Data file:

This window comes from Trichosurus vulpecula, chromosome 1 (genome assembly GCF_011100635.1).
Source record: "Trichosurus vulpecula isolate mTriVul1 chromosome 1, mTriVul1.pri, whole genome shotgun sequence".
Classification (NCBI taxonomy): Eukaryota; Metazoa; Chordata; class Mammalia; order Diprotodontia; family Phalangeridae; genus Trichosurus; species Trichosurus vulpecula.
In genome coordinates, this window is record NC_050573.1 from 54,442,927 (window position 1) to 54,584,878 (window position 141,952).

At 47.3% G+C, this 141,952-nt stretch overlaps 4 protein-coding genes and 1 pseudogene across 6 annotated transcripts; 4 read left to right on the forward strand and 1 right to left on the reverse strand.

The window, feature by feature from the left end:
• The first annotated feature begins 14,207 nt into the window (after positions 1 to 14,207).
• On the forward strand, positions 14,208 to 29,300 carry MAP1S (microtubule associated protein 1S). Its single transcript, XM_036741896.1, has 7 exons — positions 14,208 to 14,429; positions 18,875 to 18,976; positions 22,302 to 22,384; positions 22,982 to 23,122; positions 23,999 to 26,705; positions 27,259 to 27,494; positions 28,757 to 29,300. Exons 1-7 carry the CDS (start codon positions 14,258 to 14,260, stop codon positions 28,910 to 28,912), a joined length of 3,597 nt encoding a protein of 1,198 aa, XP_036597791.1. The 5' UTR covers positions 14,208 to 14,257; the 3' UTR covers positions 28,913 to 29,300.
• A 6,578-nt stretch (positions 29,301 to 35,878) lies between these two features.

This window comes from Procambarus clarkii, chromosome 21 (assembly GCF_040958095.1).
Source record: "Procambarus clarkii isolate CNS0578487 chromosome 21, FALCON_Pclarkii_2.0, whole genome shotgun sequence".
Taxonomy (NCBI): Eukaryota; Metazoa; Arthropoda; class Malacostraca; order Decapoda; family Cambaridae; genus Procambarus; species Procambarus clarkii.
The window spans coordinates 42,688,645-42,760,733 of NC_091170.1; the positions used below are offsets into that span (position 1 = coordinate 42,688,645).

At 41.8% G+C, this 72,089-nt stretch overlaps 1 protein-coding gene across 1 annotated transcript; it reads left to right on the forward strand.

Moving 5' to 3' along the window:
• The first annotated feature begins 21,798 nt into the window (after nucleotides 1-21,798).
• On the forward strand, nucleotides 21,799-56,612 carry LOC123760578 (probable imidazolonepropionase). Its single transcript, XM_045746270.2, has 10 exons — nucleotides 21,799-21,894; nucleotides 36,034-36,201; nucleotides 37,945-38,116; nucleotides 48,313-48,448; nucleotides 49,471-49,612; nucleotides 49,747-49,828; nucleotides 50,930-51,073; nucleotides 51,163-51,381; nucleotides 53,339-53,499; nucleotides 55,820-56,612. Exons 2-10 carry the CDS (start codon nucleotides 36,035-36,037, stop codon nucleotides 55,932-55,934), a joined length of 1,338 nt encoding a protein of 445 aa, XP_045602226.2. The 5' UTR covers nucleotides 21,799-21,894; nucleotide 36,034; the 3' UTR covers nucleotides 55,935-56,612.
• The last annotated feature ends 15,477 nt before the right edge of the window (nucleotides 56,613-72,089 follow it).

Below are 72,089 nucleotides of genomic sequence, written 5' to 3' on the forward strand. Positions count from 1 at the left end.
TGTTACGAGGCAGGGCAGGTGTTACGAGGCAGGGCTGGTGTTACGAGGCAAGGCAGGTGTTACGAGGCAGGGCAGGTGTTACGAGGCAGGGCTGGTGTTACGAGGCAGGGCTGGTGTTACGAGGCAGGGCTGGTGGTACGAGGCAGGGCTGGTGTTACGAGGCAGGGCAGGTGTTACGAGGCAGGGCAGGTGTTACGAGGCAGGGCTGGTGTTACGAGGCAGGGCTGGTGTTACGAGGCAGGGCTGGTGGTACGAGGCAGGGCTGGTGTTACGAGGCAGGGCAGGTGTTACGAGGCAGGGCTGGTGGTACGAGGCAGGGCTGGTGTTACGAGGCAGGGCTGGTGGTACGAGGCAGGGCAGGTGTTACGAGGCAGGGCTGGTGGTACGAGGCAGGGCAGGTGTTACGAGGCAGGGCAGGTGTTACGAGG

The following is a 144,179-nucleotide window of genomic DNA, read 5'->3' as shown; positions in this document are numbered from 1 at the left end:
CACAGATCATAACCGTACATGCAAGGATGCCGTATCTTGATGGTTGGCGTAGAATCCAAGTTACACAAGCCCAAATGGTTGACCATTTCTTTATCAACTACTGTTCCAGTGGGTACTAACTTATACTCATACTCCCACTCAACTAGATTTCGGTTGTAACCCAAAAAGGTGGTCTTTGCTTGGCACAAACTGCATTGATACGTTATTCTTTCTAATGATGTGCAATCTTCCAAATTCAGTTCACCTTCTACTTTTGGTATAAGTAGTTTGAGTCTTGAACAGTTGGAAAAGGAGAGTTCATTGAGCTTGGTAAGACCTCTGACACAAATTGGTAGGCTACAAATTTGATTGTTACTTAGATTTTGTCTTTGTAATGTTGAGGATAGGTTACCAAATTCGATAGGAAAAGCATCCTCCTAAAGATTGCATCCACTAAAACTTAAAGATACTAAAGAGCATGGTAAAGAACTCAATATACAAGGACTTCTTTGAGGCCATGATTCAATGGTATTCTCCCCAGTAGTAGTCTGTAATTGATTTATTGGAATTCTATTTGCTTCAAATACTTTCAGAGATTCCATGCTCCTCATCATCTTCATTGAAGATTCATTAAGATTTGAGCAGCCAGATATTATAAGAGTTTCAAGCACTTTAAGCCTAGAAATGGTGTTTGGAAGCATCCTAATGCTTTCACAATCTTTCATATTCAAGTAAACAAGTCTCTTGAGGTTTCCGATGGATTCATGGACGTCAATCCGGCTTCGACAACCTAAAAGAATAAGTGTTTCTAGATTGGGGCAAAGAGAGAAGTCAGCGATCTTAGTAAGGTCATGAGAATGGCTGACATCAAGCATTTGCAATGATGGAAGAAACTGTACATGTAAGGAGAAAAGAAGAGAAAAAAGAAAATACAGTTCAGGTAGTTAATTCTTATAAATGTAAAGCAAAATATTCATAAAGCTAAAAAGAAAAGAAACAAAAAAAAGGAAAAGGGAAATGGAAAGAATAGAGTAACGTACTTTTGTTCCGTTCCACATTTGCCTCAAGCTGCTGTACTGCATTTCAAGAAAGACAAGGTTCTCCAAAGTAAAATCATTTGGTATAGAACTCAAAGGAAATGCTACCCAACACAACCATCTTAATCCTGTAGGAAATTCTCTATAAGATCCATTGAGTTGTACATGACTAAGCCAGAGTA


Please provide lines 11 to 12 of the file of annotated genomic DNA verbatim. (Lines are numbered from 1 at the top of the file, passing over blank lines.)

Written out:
Source record: "Procambarus clarkii isolate CNS0578487 chromosome 21, FALCON_Pclarkii_2.0, whole genome shotgun sequence".
Taxonomy (NCBI): Eukaryota; Metazoa; Arthropoda; class Malacostraca; order Decapoda; family Cambaridae; genus Procambarus; species Procambarus clarkii.